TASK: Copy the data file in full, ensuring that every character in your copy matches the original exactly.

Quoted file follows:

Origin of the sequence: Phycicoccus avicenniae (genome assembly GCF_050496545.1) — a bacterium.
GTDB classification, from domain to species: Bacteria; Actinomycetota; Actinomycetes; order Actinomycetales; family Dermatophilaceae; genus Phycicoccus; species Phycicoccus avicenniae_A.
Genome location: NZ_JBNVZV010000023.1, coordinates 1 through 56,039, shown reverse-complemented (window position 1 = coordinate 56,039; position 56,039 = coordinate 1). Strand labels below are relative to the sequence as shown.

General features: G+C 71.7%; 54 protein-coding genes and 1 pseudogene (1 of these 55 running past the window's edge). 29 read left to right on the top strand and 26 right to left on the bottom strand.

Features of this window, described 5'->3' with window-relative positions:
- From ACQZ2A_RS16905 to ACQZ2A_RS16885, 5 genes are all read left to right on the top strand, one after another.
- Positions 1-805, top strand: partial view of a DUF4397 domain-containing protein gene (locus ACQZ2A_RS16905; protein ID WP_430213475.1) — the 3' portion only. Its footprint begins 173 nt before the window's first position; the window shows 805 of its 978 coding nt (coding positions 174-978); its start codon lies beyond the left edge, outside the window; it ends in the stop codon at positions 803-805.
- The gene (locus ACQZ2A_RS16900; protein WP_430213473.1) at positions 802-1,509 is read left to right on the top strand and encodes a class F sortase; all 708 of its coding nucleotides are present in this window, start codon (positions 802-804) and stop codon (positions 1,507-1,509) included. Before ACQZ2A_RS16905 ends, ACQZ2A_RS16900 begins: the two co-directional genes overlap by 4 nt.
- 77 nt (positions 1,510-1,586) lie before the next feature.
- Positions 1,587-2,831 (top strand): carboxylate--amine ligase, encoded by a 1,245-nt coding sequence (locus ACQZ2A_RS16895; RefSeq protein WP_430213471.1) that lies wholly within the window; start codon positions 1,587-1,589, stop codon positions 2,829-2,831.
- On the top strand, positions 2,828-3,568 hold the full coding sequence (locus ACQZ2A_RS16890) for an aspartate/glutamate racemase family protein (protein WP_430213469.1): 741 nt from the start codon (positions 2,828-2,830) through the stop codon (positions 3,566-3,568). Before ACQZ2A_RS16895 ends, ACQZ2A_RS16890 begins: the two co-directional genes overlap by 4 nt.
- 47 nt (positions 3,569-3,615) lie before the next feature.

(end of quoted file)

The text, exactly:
Origin of the sequence: Phycicoccus avicenniae (genome assembly GCF_050496545.1) — a bacterium.
GTDB classification, from domain to species: Bacteria; Actinomycetota; Actinomycetes; order Actinomycetales; family Dermatophilaceae; genus Phycicoccus; species Phycicoccus avicenniae_A.
Genome location: NZ_JBNVZV010000023.1, coordinates 1 through 56,039, shown reverse-complemented (window position 1 = coordinate 56,039; position 56,039 = coordinate 1). Strand labels below are relative to the sequence as shown.

General features: G+C 71.7%; 54 protein-coding genes and 1 pseudogene (1 of these 55 running past the window's edge). 29 read left to right on the top strand and 26 right to left on the bottom strand.

Features of this window, described 5'->3' with window-relative positions:
- From ACQZ2A_RS16905 to ACQZ2A_RS16885, 5 genes are all read left to right on the top strand, one after another.
- Positions 1-805, top strand: partial view of a DUF4397 domain-containing protein gene (locus ACQZ2A_RS16905; protein ID WP_430213475.1) — the 3' portion only. Its footprint begins 173 nt before the window's first position; the window shows 805 of its 978 coding nt (coding positions 174-978); its start codon lies beyond the left edge, outside the window; it ends in the stop codon at positions 803-805.
- The gene (locus ACQZ2A_RS16900; protein WP_430213473.1) at positions 802-1,509 is read left to right on the top strand and encodes a class F sortase; all 708 of its coding nucleotides are present in this window, start codon (positions 802-804) and stop codon (positions 1,507-1,509) included. Before ACQZ2A_RS16905 ends, ACQZ2A_RS16900 begins: the two co-directional genes overlap by 4 nt.
- 77 nt (positions 1,510-1,586) lie before the next feature.
- Positions 1,587-2,831 (top strand): carboxylate--amine ligase, encoded by a 1,245-nt coding sequence (locus ACQZ2A_RS16895; RefSeq protein WP_430213471.1) that lies wholly within the window; start codon positions 1,587-1,589, stop codon positions 2,829-2,831.
- On the top strand, positions 2,828-3,568 hold the full coding sequence (locus ACQZ2A_RS16890) for an aspartate/glutamate racemase family protein (protein WP_430213469.1): 741 nt from the start codon (positions 2,828-2,830) through the stop codon (positions 3,566-3,568). Before ACQZ2A_RS16895 ends, ACQZ2A_RS16890 begins: the two co-directional genes overlap by 4 nt.
- 47 nt (positions 3,569-3,615) lie before the next feature.